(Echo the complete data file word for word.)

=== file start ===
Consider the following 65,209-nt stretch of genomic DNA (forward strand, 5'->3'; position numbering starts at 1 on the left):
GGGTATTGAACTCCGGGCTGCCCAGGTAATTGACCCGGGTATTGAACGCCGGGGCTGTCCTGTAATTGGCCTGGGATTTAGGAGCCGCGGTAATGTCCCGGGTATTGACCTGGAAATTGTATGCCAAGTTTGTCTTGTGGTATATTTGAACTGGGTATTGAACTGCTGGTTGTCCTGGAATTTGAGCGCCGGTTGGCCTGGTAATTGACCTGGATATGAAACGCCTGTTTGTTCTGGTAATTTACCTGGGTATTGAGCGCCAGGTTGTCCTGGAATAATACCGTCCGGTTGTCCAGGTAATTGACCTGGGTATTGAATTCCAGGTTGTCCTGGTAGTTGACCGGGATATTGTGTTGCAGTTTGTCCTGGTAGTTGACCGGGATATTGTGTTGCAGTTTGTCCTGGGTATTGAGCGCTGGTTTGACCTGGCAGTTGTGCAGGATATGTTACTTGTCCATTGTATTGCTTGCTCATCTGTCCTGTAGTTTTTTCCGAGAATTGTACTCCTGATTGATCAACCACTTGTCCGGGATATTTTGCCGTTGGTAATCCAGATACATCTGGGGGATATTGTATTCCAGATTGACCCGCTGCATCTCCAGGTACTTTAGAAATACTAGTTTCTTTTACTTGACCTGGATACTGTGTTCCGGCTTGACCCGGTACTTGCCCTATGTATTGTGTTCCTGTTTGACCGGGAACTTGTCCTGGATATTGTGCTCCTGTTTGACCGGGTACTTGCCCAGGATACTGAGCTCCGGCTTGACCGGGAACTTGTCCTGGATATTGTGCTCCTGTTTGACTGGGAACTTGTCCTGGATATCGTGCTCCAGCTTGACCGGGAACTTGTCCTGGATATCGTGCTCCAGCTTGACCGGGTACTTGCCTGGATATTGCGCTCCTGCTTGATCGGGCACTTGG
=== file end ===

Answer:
Consider the following 65,209-nt stretch of genomic DNA (forward strand, 5'->3'; position numbering starts at 1 on the left):
GGGTATTGAACTCCGGGCTGCCCAGGTAATTGACCCGGGTATTGAACGCCGGGGCTGTCCTGTAATTGGCCTGGGATTTAGGAGCCGCGGTAATGTCCCGGGTATTGACCTGGAAATTGTATGCCAAGTTTGTCTTGTGGTATATTTGAACTGGGTATTGAACTGCTGGTTGTCCTGGAATTTGAGCGCCGGTTGGCCTGGTAATTGACCTGGATATGAAACGCCTGTTTGTTCTGGTAATTTACCTGGGTATTGAGCGCCAGGTTGTCCTGGAATAATACCGTCCGGTTGTCCAGGTAATTGACCTGGGTATTGAATTCCAGGTTGTCCTGGTAGTTGACCGGGATATTGTGTTGCAGTTTGTCCTGGTAGTTGACCGGGATATTGTGTTGCAGTTTGTCCTGGGTATTGAGCGCTGGTTTGACCTGGCAGTTGTGCAGGATATGTTACTTGTCCATTGTATTGCTTGCTCATCTGTCCTGTAGTTTTTTCCGAGAATTGTACTCCTGATTGATCAACCACTTGTCCGGGATATTTTGCCGTTGGTAATCCAGATACATCTGGGGGATATTGTATTCCAGATTGACCCGCTGCATCTCCAGGTACTTTAGAAATACTAGTTTCTTTTACTTGACCTGGATACTGTGTTCCGGCTTGACCCGGTACTTGCCCTATGTATTGTGTTCCTGTTTGACCGGGAACTTGTCCTGGATATTGTGCTCCTGTTTGACCGGGTACTTGCCCAGGATACTGAGCTCCGGCTTGACCGGGAACTTGTCCTGGATATTGTGCTCCTGTTTGACTGGGAACTTGTCCTGGATATCGTGCTCCAGCTTGACCGGGAACTTGTCCTGGATATCGTGCTCCAGCTTGACCGGGTACTTGCCTGGATATTGCGCTCCTGCTTGATCGGGCACTTGG